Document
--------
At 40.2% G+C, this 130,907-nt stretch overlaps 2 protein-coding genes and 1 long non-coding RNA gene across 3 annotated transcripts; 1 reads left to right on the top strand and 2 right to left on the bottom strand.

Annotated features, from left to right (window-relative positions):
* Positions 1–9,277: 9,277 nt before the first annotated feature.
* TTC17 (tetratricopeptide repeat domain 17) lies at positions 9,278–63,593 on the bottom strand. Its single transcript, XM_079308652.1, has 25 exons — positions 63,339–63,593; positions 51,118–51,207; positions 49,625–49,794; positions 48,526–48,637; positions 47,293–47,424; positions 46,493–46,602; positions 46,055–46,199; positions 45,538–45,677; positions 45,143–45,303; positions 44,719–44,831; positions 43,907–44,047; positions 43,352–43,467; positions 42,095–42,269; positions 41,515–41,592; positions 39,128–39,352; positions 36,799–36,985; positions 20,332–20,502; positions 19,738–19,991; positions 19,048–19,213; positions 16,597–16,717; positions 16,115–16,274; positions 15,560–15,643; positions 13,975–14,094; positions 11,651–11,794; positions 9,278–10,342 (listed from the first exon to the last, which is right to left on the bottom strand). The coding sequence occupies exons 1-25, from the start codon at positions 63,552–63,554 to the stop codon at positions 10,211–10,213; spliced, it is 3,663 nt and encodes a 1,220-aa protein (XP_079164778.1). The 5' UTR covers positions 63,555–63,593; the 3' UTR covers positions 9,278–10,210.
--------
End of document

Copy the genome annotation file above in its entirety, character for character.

At 40.2% G+C, this 130,907-nt stretch overlaps 2 protein-coding genes and 1 long non-coding RNA gene across 3 annotated transcripts; 1 reads left to right on the top strand and 2 right to left on the bottom strand.

Annotated features, from left to right (window-relative positions):
* Positions 1–9,277: 9,277 nt before the first annotated feature.
* TTC17 (tetratricopeptide repeat domain 17) lies at positions 9,278–63,593 on the bottom strand. Its single transcript, XM_079308652.1, has 25 exons — positions 63,339–63,593; positions 51,118–51,207; positions 49,625–49,794; positions 48,526–48,637; positions 47,293–47,424; positions 46,493–46,602; positions 46,055–46,199; positions 45,538–45,677; positions 45,143–45,303; positions 44,719–44,831; positions 43,907–44,047; positions 43,352–43,467; positions 42,095–42,269; positions 41,515–41,592; positions 39,128–39,352; positions 36,799–36,985; positions 20,332–20,502; positions 19,738–19,991; positions 19,048–19,213; positions 16,597–16,717; positions 16,115–16,274; positions 15,560–15,643; positions 13,975–14,094; positions 11,651–11,794; positions 9,278–10,342 (listed from the first exon to the last, which is right to left on the bottom strand). The coding sequence occupies exons 1-25, from the start codon at positions 63,552–63,554 to the stop codon at positions 10,211–10,213; spliced, it is 3,663 nt and encodes a 1,220-aa protein (XP_079164778.1). The 5' UTR covers positions 63,555–63,593; the 3' UTR covers positions 9,278–10,210.